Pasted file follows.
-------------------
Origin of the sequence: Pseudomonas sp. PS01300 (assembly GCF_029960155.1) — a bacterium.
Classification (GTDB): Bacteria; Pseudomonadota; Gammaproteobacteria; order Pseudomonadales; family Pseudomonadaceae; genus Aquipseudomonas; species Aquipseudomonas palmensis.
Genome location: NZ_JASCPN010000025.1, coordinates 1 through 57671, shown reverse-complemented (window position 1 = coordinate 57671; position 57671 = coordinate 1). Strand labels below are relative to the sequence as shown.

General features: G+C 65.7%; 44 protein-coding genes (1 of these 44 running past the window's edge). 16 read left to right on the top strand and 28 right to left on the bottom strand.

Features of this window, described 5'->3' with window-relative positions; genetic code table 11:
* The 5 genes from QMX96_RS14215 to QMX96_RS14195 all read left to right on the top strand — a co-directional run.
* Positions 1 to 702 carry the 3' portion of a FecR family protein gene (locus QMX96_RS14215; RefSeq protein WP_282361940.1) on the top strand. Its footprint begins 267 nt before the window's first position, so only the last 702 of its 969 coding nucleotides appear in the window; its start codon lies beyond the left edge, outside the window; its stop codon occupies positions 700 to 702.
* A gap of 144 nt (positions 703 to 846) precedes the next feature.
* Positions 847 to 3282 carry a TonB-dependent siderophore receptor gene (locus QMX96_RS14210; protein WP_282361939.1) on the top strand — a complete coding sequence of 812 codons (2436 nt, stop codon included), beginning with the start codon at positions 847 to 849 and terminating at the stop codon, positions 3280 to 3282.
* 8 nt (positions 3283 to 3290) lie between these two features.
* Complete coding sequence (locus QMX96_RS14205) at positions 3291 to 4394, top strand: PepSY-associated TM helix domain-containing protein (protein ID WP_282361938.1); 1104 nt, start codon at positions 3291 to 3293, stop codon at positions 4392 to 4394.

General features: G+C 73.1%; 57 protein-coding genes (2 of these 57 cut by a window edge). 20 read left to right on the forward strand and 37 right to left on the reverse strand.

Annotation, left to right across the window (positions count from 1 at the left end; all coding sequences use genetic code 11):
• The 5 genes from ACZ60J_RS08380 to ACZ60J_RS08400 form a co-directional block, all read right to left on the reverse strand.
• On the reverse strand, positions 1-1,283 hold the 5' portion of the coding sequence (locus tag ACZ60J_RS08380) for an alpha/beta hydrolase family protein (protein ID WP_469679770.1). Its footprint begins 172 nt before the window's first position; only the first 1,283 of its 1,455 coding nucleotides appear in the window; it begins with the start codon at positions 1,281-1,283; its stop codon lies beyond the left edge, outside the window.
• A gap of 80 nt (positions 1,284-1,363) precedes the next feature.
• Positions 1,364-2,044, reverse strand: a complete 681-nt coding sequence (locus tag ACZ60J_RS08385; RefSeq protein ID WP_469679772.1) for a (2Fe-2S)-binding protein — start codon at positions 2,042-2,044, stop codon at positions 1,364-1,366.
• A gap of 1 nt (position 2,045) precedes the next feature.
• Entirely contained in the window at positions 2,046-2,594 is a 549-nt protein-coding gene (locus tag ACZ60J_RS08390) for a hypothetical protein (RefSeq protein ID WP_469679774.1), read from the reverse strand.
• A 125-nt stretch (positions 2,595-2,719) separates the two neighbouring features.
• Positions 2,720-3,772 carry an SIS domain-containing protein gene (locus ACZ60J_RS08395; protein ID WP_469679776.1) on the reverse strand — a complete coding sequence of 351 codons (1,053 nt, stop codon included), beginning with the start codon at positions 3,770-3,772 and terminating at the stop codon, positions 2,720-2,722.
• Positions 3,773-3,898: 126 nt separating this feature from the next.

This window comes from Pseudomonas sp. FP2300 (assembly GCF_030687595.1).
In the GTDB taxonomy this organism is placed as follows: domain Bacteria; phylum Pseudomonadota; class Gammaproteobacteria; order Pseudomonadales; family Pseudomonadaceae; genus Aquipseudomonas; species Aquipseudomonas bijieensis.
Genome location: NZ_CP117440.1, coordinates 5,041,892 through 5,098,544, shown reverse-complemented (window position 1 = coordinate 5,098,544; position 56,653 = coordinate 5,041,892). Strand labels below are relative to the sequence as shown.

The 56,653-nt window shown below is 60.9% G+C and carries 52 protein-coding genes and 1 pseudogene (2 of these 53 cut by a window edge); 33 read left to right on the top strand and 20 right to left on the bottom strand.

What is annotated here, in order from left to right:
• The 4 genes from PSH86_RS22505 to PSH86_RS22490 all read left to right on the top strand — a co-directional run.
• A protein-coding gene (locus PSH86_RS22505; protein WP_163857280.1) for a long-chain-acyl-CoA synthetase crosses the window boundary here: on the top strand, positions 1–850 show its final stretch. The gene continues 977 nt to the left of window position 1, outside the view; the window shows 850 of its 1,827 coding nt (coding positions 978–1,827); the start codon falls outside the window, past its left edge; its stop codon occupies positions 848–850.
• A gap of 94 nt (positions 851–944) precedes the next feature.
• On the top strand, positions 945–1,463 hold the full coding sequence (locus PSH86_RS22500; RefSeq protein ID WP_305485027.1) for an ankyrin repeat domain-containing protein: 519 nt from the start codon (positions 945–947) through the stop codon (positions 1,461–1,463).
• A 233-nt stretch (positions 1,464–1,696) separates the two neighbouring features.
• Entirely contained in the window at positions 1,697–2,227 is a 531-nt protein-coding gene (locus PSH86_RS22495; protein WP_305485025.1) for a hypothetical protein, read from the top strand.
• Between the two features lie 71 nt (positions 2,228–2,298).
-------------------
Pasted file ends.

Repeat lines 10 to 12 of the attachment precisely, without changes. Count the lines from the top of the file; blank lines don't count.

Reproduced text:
* 8 nt (positions 3283 to 3290) lie between these two features.
* Complete coding sequence (locus QMX96_RS14205) at positions 3291 to 4394, top strand: PepSY-associated TM helix domain-containing protein (protein ID WP_282361938.1); 1104 nt, start codon at positions 3291 to 3293, stop codon at positions 4392 to 4394.

General features: G+C 73.1%; 57 protein-coding genes (2 of these 57 cut by a window edge). 20 read left to right on the forward strand and 37 right to left on the reverse strand.